As anyone who has read Perfumes: The Guide will know, Luca Turin famously compared L'Eté en Douce to "laundry-soap-on-steroids", and - despite a pretty linden note in the opening - this perfume is seriously spoilt for me by an insanely high dose of clean musk, exactly like washing powder.

There are three other things I should perhaps mention: firstly, Mr B has remarked that his mother's laundry smells fresher and cleaner than ours - he has even referred to our clean washing on occasions as "musty". Hmmm...those fairies may need a bit of a pep talk on pre-wash fabric softener procedures. Secondly, the last time I wore L'Eté en Douce (admittedly layered over a German body lotion with aloe vera), Mr B actually said I smelt quite nice. Yes, this is the second such instance apart from SJP Lovely - the unifying factor being the scent of soap. Thirdly, L'Eté en Douce (which roughly translates as "summer comes gently") was formerly known as Extrait de Songe ("extract of a dream"), before the clash with Annick Goutal's Songes prompted a re-think. So, you never know, maybe he would actually sleep better as a result of my little experiment...

Given all these facts, I didn't feel too mean therefore when I crept into the bedroom last night - Mr B having conveniently nodded off downstairs in front of "Amish: The World's Squarest Teenagers" - and sprayed his side of the duvet cover a few times with L'Eté en Douce (okay, maybe about 10 or so: mostly outside, a couple inside, and one on the pillow underneath the one he puts his head on).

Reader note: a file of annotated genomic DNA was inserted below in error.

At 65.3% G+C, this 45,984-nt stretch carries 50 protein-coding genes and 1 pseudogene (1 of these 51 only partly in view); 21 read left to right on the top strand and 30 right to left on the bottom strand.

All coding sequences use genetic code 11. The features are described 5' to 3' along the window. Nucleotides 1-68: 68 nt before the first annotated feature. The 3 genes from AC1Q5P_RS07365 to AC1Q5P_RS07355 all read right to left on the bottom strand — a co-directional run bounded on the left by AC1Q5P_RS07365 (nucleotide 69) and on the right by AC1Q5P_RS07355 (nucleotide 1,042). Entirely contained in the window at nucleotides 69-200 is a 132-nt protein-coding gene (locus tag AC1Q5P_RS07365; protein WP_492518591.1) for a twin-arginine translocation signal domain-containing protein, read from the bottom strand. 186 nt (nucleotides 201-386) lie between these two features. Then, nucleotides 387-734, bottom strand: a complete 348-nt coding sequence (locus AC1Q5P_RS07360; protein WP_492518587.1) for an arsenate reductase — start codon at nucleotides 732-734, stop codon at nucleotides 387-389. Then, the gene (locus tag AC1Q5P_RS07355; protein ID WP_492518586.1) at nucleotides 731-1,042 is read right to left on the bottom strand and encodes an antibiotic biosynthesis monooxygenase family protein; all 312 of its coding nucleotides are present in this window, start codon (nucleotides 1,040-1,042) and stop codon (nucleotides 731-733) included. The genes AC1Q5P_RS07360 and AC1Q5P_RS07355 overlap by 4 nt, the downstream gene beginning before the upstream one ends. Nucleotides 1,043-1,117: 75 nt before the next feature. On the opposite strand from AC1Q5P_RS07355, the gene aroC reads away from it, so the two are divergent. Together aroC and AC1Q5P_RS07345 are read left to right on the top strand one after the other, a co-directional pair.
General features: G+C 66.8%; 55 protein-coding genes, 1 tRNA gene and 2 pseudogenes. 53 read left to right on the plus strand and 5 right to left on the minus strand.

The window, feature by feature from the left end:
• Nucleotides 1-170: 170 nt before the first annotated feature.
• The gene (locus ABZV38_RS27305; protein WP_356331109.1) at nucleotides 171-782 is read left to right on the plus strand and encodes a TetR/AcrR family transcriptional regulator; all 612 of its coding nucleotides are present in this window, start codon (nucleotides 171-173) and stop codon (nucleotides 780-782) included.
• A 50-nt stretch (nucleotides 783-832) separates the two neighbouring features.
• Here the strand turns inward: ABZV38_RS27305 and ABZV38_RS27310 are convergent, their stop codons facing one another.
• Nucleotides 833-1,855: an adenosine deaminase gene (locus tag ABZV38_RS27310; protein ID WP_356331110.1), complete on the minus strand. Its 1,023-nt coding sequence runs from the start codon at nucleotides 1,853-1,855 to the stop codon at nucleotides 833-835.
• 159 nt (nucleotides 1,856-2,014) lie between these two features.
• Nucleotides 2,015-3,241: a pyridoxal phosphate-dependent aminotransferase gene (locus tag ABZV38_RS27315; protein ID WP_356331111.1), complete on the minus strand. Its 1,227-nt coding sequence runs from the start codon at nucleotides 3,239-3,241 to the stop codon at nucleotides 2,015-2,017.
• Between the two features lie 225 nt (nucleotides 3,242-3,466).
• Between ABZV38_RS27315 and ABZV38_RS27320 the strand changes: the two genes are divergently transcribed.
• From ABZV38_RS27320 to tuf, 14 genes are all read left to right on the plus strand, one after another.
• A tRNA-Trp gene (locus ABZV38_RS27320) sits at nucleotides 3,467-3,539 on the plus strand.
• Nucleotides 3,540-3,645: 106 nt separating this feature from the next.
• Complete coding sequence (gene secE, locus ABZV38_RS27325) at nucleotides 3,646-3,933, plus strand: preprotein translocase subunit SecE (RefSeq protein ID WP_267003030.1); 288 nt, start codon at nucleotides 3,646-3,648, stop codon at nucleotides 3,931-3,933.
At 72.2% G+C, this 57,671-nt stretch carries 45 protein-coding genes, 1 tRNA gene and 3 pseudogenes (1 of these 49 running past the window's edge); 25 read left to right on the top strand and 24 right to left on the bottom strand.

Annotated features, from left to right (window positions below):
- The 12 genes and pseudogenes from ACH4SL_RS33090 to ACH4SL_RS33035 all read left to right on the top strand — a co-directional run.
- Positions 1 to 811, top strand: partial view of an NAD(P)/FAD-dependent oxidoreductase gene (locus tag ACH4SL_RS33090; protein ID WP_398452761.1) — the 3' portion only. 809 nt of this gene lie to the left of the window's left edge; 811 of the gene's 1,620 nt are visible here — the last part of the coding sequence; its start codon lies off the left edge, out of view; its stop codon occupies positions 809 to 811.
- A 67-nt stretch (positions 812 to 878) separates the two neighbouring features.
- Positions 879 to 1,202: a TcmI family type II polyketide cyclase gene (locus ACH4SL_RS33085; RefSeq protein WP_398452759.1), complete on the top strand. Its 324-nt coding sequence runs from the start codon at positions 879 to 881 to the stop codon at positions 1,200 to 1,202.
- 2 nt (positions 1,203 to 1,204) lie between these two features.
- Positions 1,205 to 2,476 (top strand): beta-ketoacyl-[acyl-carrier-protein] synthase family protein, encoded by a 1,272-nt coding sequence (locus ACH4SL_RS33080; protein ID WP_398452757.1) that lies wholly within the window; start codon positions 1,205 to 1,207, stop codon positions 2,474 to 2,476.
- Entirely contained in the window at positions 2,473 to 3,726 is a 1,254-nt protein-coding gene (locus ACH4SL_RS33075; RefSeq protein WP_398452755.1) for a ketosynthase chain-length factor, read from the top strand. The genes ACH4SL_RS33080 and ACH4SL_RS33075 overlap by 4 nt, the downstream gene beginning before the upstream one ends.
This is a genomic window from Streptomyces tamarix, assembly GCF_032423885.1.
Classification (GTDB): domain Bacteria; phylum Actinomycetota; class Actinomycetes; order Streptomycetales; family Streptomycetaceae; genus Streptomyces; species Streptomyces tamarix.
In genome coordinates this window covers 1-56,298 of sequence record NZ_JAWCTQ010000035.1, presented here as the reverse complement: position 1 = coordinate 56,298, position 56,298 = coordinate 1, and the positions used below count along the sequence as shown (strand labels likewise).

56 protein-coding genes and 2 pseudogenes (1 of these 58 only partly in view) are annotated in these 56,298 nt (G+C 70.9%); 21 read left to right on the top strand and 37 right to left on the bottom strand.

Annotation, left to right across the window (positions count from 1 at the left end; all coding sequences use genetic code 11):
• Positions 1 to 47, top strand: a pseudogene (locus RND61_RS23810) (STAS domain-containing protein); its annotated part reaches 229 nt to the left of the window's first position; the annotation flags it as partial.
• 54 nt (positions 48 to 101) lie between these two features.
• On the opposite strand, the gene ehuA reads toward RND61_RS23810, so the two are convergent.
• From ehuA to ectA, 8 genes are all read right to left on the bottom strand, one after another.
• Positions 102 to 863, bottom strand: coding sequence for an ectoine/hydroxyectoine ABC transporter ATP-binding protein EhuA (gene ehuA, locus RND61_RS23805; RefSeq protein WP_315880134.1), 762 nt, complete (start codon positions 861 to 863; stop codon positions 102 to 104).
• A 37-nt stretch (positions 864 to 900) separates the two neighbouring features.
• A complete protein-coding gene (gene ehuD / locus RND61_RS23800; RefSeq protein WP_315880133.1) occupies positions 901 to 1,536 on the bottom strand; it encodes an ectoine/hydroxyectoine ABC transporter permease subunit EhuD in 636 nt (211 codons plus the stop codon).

This morning, agog with curiosity, I inquired how he had slept.

"Very well, thanks."

"Did you notice anything?"

"Like what?"

Which was my cue to come "clean" immediately about the stealth perfuming scam.

"Actually, I did...it was vile....well, not vile, but a bit too much."

"So....did you get a clean laundry smell, then?"

"Yes, and I couldn't work out how."

(I'm issuing those fairies with a formal warning.)

"But you had a good night?"

"I don't know, I was asleep."

On hearing the good news that I had sort of got away with it, I promised Mr Bonkers that I would not pull such a stunt again. And though I may have managed to "waste" a couple of ml in my spraying spree, the albatross remains firmly round my neck. Though on the upside, Mr B is now a competent bed making partner.


Photo of L'Eté en Douce from letsbuyit.co.uk, photo of laundry fairies from woodlandsenchanted.co.nz and artlandmark.com, photo of detergent molecules from elmhurst.edu

20 comments:

  1. Mmmmm....aubergines, detergent and ham bake. My favourite.